OCEAN SPRINGS, Mississippi (Reuters) - Louisiana Governor Bobby Jindal in a new book accuses the White House of caring more about President Barack Obama’s image during the BP oil spill than fixing the problem itself.
The government led a “lackadaisical” response and the White House was guilty of “political posturing” over the spill, said Jindal, a conservative and the nation’s first Indian-American governor. Jindal’s name has come up as a possible candidate for the Republican party’s presidential nomination in 2012.
The 256-page “Leadership and Crisis”, which is part autobiography and part conservative manifesto, contains a long chapter on the spill with behind-the-scenes detail and singles out the federal government for criticism.
“The White House seemed to focus on the wrong things. I felt like we needed to be on a wartime footing against the oil, and the president was wondering, why is everybody criticizing me,” Jindal said.
Millions of gallons of oil gushed into the Gulf of Mexico between April and July after a BP rig exploded and sank. The spill, which made headlines for months, damaged the environment and economy of coastal states including Louisiana.
It also forced the White House to fend off accusations by Jindal, other coastal governors and local leaders that it was moving too slowly to cap the well and provide equipment needed to contain the flow of oil and prevent damage to coastlines.
Jindal has built his reputation on his ability as a crisis manager who could better the performance of his predecessor during Hurricane Katrina in 2005, and his frequent press conferences during the spill boosted his national profile.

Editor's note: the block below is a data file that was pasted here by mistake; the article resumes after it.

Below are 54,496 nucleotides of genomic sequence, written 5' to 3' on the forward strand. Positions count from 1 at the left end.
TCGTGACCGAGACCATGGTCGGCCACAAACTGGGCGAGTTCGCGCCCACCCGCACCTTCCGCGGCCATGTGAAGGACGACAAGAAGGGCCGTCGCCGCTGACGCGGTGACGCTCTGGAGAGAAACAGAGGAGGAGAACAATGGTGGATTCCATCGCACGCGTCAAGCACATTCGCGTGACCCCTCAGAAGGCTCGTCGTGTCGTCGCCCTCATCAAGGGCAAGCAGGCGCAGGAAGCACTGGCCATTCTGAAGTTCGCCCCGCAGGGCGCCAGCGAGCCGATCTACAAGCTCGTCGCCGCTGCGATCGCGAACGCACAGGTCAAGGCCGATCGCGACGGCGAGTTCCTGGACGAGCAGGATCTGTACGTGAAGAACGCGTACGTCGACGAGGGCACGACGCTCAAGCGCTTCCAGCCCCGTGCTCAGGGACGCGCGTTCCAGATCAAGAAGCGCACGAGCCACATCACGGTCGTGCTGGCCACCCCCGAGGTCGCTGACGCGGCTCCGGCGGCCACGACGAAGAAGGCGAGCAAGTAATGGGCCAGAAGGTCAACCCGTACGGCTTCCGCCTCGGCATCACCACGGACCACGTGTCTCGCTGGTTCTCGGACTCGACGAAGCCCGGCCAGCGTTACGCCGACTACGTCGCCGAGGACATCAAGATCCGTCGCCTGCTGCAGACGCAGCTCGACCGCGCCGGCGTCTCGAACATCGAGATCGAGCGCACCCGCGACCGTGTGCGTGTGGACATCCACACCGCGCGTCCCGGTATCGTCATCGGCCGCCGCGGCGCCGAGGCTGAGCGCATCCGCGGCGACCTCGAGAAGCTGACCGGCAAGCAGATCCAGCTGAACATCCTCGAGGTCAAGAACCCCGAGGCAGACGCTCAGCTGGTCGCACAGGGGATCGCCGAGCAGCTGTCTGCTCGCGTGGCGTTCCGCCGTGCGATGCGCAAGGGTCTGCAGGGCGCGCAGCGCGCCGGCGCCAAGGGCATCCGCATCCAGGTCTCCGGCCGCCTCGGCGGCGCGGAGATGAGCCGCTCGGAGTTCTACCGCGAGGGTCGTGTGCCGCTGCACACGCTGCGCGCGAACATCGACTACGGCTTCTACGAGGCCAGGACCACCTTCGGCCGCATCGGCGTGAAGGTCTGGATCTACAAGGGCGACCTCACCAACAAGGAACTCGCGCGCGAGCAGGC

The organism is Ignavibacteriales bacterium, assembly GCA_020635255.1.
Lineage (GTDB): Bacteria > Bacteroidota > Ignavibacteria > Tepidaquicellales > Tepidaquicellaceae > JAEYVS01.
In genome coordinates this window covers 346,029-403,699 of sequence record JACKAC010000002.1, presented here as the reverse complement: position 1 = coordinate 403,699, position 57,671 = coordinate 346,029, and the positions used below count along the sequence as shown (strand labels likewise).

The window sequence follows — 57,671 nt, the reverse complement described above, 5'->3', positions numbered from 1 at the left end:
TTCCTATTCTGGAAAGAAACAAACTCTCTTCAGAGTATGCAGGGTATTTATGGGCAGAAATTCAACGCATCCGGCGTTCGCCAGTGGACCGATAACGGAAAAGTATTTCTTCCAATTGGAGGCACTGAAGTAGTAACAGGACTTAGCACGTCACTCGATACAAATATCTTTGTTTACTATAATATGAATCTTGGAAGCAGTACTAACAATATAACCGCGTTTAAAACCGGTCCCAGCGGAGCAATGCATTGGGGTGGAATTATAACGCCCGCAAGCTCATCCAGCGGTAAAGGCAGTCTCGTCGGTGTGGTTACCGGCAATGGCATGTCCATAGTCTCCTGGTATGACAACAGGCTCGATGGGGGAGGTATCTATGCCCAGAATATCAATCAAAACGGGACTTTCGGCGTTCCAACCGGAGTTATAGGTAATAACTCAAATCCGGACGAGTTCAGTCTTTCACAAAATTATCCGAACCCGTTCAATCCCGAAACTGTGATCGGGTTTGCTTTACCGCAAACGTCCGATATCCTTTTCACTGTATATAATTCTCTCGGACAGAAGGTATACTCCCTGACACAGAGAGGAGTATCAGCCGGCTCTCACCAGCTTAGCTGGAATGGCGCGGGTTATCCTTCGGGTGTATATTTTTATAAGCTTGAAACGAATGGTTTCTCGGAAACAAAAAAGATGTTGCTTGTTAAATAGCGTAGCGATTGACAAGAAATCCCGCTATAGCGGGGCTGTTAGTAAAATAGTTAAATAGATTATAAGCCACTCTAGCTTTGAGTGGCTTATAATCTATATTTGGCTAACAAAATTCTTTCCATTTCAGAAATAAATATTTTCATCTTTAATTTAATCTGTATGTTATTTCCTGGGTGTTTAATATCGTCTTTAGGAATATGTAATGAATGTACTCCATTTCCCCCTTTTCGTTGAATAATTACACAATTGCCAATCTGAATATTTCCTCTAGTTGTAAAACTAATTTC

“You would think following the withering criticism of President (George W.) Bush during Hurricane Katrina that the federal response this time would have been swift and sure .... You would have thought that a White House so concerned about its image would have been all over this,” he said.
The book, published on Monday, contains conversations that cast Obama in an unflattering light.
Jindal said Obama was furious with him the first time he flew to Louisiana after the spill began because of a letter requesting food stamps for workers impacted by the disaster.
Obama quietly scolded him while then chief of staff, Rahm Emanuel, cursed Jindal’s chief of staff. A second meeting went no better because Obama was upset about televised criticism.
“He was concerned about looking bad because of the letter. “‘Careful,’ he said to me, ‘this is going to get bad for everyone,’” Jindal said, describing the scene as “almost surreal”.
The White House was “making decisions about an industry (oil) they knew little about,” says the book, which also blasts the government for deficit spending and health care reform.
“The federal government’s response to the oil spill was lackadaisical almost from the start,” Jindal said, repeating criticism he made frequently during the spill itself.
The book also takes aim at members of Congress whom Jindal compares to “little kids” who “place their own political interests ahead of their constituents.”
The book from Regnery Publishing was originally titled “Real Hope, Real Change” but that was changed after the spill, a publicist said.
Editing by Matthew Bigg and Greg McCune